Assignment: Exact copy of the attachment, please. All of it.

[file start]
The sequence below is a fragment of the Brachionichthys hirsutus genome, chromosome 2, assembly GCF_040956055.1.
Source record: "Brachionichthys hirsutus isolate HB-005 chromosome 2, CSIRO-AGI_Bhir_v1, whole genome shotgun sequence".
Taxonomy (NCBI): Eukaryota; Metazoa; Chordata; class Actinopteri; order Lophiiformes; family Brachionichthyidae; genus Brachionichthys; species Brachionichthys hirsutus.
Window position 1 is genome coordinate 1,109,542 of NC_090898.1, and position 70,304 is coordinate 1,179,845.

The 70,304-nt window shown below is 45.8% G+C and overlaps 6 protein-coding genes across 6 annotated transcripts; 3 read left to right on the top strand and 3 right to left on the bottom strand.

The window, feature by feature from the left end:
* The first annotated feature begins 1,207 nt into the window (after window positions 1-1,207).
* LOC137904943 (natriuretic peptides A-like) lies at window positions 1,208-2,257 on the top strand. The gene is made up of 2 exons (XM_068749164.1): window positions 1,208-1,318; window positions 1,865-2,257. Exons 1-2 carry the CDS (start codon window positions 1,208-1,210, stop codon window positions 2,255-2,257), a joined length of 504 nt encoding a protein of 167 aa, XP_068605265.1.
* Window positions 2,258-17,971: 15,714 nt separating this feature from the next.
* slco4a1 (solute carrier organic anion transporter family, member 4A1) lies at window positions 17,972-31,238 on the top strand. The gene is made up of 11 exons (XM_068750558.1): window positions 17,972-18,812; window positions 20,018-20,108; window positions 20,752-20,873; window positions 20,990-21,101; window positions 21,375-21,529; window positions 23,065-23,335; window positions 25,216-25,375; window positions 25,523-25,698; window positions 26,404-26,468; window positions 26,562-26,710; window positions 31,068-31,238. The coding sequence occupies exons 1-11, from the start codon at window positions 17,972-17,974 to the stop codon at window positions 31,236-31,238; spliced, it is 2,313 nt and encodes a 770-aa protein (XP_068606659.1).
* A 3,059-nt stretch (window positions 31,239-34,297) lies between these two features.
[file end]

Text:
The sequence below is a fragment of the Brachionichthys hirsutus genome, chromosome 2, assembly GCF_040956055.1.
Source record: "Brachionichthys hirsutus isolate HB-005 chromosome 2, CSIRO-AGI_Bhir_v1, whole genome shotgun sequence".
Taxonomy (NCBI): Eukaryota; Metazoa; Chordata; class Actinopteri; order Lophiiformes; family Brachionichthyidae; genus Brachionichthys; species Brachionichthys hirsutus.
Window position 1 is genome coordinate 1,109,542 of NC_090898.1, and position 70,304 is coordinate 1,179,845.

The 70,304-nt window shown below is 45.8% G+C and overlaps 6 protein-coding genes across 6 annotated transcripts; 3 read left to right on the top strand and 3 right to left on the bottom strand.

The window, feature by feature from the left end:
* The first annotated feature begins 1,207 nt into the window (after window positions 1-1,207).
* LOC137904943 (natriuretic peptides A-like) lies at window positions 1,208-2,257 on the top strand. The gene is made up of 2 exons (XM_068749164.1): window positions 1,208-1,318; window positions 1,865-2,257. Exons 1-2 carry the CDS (start codon window positions 1,208-1,210, stop codon window positions 2,255-2,257), a joined length of 504 nt encoding a protein of 167 aa, XP_068605265.1.
* Window positions 2,258-17,971: 15,714 nt separating this feature from the next.
* slco4a1 (solute carrier organic anion transporter family, member 4A1) lies at window positions 17,972-31,238 on the top strand. The gene is made up of 11 exons (XM_068750558.1): window positions 17,972-18,812; window positions 20,018-20,108; window positions 20,752-20,873; window positions 20,990-21,101; window positions 21,375-21,529; window positions 23,065-23,335; window positions 25,216-25,375; window positions 25,523-25,698; window positions 26,404-26,468; window positions 26,562-26,710; window positions 31,068-31,238. The coding sequence occupies exons 1-11, from the start codon at window positions 17,972-17,974 to the stop codon at window positions 31,236-31,238; spliced, it is 2,313 nt and encodes a 770-aa protein (XP_068606659.1).
* A 3,059-nt stretch (window positions 31,239-34,297) lies between these two features.